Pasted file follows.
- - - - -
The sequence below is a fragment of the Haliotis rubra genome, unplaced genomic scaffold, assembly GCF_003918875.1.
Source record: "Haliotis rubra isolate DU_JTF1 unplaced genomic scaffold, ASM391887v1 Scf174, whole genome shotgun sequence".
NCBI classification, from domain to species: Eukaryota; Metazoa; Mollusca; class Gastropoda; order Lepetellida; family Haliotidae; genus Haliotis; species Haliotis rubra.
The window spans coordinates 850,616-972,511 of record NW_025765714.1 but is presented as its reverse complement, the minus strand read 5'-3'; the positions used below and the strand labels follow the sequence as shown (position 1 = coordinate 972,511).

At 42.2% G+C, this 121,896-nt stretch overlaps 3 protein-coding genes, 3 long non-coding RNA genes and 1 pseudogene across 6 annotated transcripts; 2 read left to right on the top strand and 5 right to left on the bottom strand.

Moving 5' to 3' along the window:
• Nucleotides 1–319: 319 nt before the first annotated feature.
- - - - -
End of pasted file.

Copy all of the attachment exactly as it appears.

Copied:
The sequence below is a fragment of the Haliotis rubra genome, unplaced genomic scaffold, assembly GCF_003918875.1.
Source record: "Haliotis rubra isolate DU_JTF1 unplaced genomic scaffold, ASM391887v1 Scf174, whole genome shotgun sequence".
NCBI classification, from domain to species: Eukaryota; Metazoa; Mollusca; class Gastropoda; order Lepetellida; family Haliotidae; genus Haliotis; species Haliotis rubra.
The window spans coordinates 850,616-972,511 of record NW_025765714.1 but is presented as its reverse complement, the minus strand read 5'-3'; the positions used below and the strand labels follow the sequence as shown (position 1 = coordinate 972,511).

At 42.2% G+C, this 121,896-nt stretch overlaps 3 protein-coding genes, 3 long non-coding RNA genes and 1 pseudogene across 6 annotated transcripts; 2 read left to right on the top strand and 5 right to left on the bottom strand.

Moving 5' to 3' along the window:
• Nucleotides 1–319: 319 nt before the first annotated feature.